(Adds details from report, background on price hikes, salary
BUENOS AIRES Feb 9 Consumer prices in greater
Buenos Aires rose 1.3 percent in January over the previous
month, Argentina's official Indec statistics agency said on
Thursday, far below market expectations and in line with the
central bank's annual target.
January's reading was slightly above 1.2 percent inflation
in December, but below a median expectation for a 1.7 percent
rise in consumer prices in a Reuters poll.
The central bank is targeting inflation between 12 percent
and 17 percent for 2017. It has kept interest rates steady for
the past 10 weeks, noting that consumer prices had shown "mixed
signals" in January.
Private economists see 2017 inflation somewhat higher, at
above 20 percent, and say 2016 inflation totaled around 40
Argentina does not publish countrywide inflation data, but
consumer prices for the greater Buenos Aires area are used as a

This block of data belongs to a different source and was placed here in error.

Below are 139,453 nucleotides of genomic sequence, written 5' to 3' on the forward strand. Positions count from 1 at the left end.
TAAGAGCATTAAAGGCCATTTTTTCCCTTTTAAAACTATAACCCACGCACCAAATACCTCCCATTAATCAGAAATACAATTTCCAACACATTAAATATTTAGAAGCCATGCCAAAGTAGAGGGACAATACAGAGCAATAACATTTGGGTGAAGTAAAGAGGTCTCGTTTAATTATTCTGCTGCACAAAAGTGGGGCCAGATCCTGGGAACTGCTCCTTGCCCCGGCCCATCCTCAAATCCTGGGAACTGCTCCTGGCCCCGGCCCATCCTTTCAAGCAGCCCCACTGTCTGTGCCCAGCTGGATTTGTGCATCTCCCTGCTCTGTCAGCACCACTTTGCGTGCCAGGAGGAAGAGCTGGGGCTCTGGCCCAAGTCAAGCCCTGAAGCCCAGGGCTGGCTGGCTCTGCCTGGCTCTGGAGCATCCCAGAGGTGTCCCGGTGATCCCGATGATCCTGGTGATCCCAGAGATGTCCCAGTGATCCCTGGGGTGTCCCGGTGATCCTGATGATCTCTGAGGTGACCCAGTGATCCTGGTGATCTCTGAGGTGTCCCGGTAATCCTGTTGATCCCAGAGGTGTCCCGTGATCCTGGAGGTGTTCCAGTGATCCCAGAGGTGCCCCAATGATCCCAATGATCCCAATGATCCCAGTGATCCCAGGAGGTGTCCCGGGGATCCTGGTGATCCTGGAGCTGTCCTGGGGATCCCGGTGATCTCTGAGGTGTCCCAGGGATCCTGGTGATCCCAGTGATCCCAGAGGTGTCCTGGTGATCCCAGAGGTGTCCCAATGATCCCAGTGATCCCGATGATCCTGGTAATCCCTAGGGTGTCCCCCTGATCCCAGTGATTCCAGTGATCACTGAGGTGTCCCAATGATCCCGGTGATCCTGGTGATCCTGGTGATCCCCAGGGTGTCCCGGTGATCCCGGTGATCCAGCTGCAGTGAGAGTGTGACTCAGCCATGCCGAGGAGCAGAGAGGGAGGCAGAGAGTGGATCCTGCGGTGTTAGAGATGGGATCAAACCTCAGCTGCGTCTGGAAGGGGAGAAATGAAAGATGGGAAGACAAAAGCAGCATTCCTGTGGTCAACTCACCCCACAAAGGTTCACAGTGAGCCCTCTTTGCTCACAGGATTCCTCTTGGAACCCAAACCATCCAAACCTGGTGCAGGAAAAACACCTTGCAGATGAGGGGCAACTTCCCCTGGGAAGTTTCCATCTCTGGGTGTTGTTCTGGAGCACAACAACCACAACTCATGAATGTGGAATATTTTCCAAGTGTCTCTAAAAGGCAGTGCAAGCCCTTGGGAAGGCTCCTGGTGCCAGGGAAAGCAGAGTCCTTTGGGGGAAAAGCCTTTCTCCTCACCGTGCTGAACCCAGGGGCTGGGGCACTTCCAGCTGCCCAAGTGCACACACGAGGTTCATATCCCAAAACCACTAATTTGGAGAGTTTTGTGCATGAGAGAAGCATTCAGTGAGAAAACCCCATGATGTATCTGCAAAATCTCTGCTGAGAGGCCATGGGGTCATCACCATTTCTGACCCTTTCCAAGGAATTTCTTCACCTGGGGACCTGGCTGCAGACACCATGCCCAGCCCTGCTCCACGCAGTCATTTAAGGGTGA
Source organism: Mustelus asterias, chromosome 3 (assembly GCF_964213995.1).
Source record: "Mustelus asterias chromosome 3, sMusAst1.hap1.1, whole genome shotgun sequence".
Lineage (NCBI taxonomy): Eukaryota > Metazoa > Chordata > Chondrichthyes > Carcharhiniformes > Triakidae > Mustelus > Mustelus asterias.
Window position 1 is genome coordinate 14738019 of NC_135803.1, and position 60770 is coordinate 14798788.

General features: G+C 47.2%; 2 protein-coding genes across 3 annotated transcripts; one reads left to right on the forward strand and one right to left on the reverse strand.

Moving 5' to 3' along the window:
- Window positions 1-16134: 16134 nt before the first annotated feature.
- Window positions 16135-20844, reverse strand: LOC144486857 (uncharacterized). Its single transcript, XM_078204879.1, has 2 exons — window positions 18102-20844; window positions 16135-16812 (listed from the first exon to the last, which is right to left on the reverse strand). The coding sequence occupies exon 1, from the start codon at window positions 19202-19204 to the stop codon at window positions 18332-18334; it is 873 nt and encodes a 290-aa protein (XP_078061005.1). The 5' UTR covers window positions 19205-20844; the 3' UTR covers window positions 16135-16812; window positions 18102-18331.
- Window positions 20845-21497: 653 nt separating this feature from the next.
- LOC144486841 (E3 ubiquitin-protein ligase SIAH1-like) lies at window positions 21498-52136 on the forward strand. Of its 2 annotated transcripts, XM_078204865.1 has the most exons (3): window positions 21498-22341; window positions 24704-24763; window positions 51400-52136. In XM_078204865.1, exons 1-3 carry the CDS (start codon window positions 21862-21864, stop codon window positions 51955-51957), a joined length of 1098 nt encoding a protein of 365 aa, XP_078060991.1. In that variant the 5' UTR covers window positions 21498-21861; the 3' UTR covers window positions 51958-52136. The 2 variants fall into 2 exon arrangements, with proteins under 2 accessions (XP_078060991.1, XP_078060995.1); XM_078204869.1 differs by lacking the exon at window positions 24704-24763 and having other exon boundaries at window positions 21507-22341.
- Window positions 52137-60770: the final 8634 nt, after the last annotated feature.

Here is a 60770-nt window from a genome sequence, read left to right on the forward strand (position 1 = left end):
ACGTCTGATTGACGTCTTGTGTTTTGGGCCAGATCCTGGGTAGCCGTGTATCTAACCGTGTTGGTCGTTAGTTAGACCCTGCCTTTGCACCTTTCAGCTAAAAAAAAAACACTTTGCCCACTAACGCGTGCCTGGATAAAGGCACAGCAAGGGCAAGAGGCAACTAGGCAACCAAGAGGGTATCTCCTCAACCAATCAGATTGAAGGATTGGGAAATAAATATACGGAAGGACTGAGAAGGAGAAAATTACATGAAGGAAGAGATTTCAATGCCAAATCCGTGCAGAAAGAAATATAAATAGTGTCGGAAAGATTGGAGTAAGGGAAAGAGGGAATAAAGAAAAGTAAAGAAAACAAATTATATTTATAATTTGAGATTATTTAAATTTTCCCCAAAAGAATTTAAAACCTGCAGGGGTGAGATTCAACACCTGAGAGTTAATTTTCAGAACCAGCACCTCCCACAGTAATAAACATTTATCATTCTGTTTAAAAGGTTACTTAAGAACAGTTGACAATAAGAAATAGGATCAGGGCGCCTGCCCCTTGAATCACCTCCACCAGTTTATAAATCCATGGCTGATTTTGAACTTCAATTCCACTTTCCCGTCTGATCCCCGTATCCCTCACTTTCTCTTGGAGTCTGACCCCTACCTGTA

proxy. President Mauricio Macri revamped Indec after taking
office in late 2016 due to widespread allegations of data
manipulation by the previous administration. Indec resumed
publishing inflation data in June.
January inflation was driven by an increase in
transportation costs, after the government increased regulated
gasoline prices early in the month, as well as an increase in
recreation prices in the peak summer tourist season. Food and
drink prices also rose 1.6 percent.
That was outweighed by a 2.2 percent drop in clothing prices
and modest increases in other categories.
The central bank has noted that regulated prices, such as
gasoline and electricity, are likely to increase by more than
the core basket. Core inflation was also 1.3 percent in January,
the lowest level since Indec resumed publishing inflation data.
Last week, the government announced a reduction in domestic
electricity subsidies as part of its efforts to trim the fiscal
deficit. The resulting price hikes of between 60 percent and 90
percent for most Buenos Aires-area consumers are expected to
contribute to inflation in February and March.
The reading comes ahead of key annual salary negotiations
between unions and employers, in which inflation expectations
are a crucial factor in determining the level of pay raises.
(Reporting by Luc Cohen; Editing by Lisa Shumaker and Jonathan